At least 50 U.S. government employees are suspected or confirmed to have been targeted with commercial spyware that hacks smartphones to spy on their owners, the White House said Monday.
A White House official said on a phone call that the number of known victims who work for the U.S. spans “at least 10 countries on multiple continents.” The White House requested that the official not be named as part of the terms of the call.
“Our efforts to identify additional targeted personnel continue, and we obviously cannot rule out even more instances,” the official said.
The White House also announced that President Joe Biden would sign an executive order aimed at curtailing spyware abuse by setting guidelines for the companies that produce it. The official said the order gives the White House the power to ban a company’s software across all federal agencies if it is found to have used spyware to target activists, curb political dissent or spy on Americans.
The announcement comes after a series of revelations in recent years about the use of advanced smartphone spyware by some governments around the world. A 2018 report by The Citizen Lab, a technology and internet project at the University of Toronto, found that one type of spyware had most likely been used by 36 different operators in 45 countries.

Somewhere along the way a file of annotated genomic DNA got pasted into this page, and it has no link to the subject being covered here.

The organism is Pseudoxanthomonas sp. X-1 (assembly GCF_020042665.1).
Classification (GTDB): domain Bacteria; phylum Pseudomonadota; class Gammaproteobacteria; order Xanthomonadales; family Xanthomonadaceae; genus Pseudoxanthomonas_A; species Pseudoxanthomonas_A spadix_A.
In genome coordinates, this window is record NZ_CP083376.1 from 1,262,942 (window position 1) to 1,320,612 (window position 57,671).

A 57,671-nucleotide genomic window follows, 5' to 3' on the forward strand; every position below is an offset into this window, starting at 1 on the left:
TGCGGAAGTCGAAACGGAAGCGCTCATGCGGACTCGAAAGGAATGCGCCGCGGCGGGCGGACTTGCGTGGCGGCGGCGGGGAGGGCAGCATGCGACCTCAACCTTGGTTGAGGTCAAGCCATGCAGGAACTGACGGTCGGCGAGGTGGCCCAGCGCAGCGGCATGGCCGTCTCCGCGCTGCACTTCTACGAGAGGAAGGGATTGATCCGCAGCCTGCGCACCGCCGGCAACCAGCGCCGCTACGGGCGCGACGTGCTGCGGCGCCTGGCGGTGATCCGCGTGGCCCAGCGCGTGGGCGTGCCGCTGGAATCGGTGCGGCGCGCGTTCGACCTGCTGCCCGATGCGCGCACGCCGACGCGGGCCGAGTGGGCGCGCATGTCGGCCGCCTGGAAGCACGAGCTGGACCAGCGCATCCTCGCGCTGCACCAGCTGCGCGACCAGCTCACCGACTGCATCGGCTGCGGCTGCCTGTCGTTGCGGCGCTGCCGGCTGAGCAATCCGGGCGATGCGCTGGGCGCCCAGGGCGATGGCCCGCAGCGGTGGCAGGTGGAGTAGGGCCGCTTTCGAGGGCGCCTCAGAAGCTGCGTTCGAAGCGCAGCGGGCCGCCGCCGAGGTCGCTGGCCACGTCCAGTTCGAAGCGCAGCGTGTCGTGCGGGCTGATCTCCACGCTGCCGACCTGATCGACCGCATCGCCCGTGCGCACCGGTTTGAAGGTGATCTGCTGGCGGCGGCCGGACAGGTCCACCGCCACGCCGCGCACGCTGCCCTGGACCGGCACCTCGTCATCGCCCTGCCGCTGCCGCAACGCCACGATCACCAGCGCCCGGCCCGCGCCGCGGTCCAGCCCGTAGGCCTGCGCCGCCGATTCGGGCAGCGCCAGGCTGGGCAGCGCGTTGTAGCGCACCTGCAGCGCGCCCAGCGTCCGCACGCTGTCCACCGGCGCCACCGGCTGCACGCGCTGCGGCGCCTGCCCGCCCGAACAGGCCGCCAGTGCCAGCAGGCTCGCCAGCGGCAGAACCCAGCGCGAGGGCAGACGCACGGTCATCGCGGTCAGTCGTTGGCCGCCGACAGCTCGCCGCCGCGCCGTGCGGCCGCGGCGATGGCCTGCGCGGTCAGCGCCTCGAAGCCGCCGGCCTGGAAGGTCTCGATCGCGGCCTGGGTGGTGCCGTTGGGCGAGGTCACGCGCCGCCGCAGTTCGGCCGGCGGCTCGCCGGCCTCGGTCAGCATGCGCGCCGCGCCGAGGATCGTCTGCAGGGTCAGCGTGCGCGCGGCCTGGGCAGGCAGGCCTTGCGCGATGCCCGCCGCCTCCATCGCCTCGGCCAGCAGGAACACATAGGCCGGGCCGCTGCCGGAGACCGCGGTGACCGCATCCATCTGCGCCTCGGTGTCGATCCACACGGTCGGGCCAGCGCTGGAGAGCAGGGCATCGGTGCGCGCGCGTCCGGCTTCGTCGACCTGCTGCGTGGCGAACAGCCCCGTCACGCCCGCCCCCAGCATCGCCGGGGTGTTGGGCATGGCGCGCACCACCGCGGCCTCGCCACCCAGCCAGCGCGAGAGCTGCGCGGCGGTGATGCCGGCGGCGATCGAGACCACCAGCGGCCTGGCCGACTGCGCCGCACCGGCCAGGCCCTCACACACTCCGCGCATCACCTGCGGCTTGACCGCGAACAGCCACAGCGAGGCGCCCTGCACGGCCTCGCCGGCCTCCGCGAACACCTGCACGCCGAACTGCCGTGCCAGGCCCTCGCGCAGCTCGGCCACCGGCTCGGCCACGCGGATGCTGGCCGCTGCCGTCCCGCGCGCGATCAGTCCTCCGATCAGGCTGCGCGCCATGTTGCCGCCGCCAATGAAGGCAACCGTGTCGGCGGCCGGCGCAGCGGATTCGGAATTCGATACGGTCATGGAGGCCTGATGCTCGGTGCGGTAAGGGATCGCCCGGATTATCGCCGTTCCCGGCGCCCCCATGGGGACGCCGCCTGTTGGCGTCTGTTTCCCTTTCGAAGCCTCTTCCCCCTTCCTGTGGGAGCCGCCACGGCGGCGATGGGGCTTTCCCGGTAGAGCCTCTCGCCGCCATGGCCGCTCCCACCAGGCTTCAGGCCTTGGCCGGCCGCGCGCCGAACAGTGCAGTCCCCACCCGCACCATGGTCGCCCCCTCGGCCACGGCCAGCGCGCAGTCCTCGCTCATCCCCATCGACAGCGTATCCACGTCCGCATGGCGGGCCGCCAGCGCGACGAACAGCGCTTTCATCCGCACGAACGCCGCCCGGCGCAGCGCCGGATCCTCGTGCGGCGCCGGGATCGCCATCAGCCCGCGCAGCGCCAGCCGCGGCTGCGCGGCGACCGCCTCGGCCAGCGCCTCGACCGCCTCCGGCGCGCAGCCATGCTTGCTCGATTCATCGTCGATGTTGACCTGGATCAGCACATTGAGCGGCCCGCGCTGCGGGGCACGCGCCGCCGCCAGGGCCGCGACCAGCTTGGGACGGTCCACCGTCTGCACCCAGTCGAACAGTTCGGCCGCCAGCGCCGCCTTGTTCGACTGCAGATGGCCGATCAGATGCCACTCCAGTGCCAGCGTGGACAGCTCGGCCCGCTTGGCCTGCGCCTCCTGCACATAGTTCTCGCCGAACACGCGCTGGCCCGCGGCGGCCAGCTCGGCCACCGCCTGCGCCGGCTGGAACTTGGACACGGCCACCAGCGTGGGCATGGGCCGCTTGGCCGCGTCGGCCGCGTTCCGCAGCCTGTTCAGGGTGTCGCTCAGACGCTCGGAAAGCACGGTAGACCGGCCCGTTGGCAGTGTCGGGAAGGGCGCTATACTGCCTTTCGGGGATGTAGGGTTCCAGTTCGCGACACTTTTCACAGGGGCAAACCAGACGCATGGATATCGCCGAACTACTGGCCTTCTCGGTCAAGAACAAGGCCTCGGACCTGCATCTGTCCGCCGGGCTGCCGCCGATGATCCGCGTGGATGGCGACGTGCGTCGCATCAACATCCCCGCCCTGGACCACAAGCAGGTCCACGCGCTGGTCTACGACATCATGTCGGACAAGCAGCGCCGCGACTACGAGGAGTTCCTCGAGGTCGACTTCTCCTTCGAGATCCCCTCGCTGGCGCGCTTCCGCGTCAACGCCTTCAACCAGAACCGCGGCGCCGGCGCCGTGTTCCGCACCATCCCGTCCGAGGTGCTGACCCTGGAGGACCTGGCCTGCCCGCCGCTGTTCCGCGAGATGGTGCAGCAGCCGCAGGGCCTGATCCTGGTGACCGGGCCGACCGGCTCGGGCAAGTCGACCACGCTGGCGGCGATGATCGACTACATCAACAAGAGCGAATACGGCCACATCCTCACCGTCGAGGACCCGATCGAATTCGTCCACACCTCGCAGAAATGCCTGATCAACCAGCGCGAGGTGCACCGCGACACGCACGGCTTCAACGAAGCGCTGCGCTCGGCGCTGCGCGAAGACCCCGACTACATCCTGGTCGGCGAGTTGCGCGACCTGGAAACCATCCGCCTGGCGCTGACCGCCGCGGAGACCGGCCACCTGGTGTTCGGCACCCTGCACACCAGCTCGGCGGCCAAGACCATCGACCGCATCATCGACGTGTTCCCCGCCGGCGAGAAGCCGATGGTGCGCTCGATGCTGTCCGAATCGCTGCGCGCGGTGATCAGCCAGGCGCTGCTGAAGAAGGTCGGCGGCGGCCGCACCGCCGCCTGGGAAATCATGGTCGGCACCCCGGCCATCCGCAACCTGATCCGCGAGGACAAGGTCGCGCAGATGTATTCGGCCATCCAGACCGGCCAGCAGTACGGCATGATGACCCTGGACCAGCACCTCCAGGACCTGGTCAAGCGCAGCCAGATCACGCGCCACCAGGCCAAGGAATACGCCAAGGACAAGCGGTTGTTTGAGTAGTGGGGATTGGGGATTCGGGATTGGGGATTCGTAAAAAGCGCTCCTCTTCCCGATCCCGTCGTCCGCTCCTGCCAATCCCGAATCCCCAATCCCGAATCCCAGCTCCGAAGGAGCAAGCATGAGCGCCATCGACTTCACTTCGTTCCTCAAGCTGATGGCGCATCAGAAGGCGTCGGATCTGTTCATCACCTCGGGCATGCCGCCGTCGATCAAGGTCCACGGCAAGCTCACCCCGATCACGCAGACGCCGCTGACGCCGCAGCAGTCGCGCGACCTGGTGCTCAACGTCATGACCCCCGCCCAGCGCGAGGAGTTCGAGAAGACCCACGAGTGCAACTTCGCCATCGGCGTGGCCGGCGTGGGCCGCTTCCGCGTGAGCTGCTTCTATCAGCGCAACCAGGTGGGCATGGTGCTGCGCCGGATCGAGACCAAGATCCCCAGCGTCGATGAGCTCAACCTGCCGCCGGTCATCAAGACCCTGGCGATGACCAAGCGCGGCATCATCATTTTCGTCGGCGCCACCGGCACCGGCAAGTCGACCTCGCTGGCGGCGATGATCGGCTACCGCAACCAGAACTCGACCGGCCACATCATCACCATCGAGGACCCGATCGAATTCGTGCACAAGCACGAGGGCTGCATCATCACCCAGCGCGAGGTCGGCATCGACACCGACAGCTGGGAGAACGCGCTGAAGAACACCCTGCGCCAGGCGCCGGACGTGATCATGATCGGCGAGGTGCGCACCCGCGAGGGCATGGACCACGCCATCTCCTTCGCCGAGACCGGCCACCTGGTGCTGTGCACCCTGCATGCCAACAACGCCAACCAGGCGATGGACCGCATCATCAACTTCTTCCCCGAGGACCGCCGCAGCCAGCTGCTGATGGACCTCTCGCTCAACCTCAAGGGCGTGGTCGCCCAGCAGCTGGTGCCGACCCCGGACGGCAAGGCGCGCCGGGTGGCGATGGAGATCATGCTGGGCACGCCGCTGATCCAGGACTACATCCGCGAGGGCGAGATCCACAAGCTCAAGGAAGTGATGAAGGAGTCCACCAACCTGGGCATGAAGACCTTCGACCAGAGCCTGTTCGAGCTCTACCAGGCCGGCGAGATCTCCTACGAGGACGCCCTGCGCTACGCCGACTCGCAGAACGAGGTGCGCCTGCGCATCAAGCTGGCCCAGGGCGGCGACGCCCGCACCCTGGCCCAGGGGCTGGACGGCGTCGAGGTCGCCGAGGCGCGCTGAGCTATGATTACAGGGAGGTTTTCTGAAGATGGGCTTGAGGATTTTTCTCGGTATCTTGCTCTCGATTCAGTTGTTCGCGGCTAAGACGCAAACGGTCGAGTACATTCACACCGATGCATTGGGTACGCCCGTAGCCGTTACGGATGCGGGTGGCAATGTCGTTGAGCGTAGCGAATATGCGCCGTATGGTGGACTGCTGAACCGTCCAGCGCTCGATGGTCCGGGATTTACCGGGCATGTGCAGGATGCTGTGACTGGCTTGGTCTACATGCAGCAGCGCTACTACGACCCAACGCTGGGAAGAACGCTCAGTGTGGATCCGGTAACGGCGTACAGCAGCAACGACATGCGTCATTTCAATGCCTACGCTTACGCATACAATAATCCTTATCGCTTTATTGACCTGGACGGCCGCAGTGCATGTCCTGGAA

The shadowy companies behind this spyware make up a growing industry that gives governments a way to spy on individuals’ smartphones. Spyware programs have been shown to provide near-total access to a target’s smartphone, even to email accounts and to microphones in order to listen in on private conversations.
While spyware companies often say their products are used to catch criminals, they’ve been repeatedly deployed against journalists, political candidates, researchers and activists around the world, leading to widespread condemnation from human rights advocates.
There is believed to be only one previous public instance of U.S. officials’ devices being infected with spyware. In 2021, nine State Department employees were hacked with Pegasus, the flagship program of Israeli spyware company NSO Group, according to a Reuters report. The U.S. sanctioned NSO Group, as well as another spyware company, Candiru, around the same time.
John Scott-Railton, a senior researcher at Citizen Lab, which has done prolific reporting on Pegasus attacks on journalists and human rights workers' phones, praised the executive order as a likely effective way to steer the spyware industry toward less abuse.
“Most of the companies in the industry have the goal of eventually selling to the USA,” Scott-Railton said.
“Now, the U.S. is saying: You’ve got two doors. Behind one door is, be ethical and judicious and maybe you get a chance. Behind the proliferation door: lose our number forever. And that’s a big, powerful thing for an industry built around profit.”